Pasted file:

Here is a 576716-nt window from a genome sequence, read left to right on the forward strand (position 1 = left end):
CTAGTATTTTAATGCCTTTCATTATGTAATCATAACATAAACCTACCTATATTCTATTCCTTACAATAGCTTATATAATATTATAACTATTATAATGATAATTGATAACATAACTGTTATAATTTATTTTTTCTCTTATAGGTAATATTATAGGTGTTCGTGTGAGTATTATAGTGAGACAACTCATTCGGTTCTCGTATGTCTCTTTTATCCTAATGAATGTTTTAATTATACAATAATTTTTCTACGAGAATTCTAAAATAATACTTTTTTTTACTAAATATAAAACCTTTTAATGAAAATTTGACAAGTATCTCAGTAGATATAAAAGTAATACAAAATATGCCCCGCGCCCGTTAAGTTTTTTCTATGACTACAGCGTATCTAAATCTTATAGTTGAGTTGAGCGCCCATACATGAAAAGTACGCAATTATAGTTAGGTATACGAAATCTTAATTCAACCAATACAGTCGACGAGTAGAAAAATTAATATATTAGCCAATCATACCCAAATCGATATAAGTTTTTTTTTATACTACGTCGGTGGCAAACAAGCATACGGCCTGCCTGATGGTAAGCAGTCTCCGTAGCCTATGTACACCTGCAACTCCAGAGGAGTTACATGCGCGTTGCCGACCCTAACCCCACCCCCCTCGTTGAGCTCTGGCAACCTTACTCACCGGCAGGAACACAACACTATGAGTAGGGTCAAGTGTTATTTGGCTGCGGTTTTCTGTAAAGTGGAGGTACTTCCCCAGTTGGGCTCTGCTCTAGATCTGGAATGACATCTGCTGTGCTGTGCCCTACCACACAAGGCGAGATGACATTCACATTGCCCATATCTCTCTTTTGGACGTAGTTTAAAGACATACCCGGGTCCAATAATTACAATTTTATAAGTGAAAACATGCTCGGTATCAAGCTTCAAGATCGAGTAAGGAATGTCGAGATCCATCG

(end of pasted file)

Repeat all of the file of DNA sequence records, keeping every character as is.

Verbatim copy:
Here is a 576716-nt window from a genome sequence, read left to right on the forward strand (position 1 = left end):
CTAGTATTTTAATGCCTTTCATTATGTAATCATAACATAAACCTACCTATATTCTATTCCTTACAATAGCTTATATAATATTATAACTATTATAATGATAATTGATAACATAACTGTTATAATTTATTTTTTCTCTTATAGGTAATATTATAGGTGTTCGTGTGAGTATTATAGTGAGACAACTCATTCGGTTCTCGTATGTCTCTTTTATCCTAATGAATGTTTTAATTATACAATAATTTTTCTACGAGAATTCTAAAATAATACTTTTTTTTACTAAATATAAAACCTTTTAATGAAAATTTGACAAGTATCTCAGTAGATATAAAAGTAATACAAAATATGCCCCGCGCCCGTTAAGTTTTTTCTATGACTACAGCGTATCTAAATCTTATAGTTGAGTTGAGCGCCCATACATGAAAAGTACGCAATTATAGTTAGGTATACGAAATCTTAATTCAACCAATACAGTCGACGAGTAGAAAAATTAATATATTAGCCAATCATACCCAAATCGATATAAGTTTTTTTTTATACTACGTCGGTGGCAAACAAGCATACGGCCTGCCTGATGGTAAGCAGTCTCCGTAGCCTATGTACACCTGCAACTCCAGAGGAGTTACATGCGCGTTGCCGACCCTAACCCCACCCCCCTCGTTGAGCTCTGGCAACCTTACTCACCGGCAGGAACACAACACTATGAGTAGGGTCAAGTGTTATTTGGCTGCGGTTTTCTGTAAAGTGGAGGTACTTCCCCAGTTGGGCTCTGCTCTAGATCTGGAATGACATCTGCTGTGCTGTGCCCTACCACACAAGGCGAGATGACATTCACATTGCCCATATCTCTCTTTTGGACGTAGTTTAAAGACATACCCGGGTCCAATAATTACAATTTTATAAGTGAAAACATGCTCGGTATCAAGCTTCAAGATCGAGTAAGGAATGTCGAGATCCATCG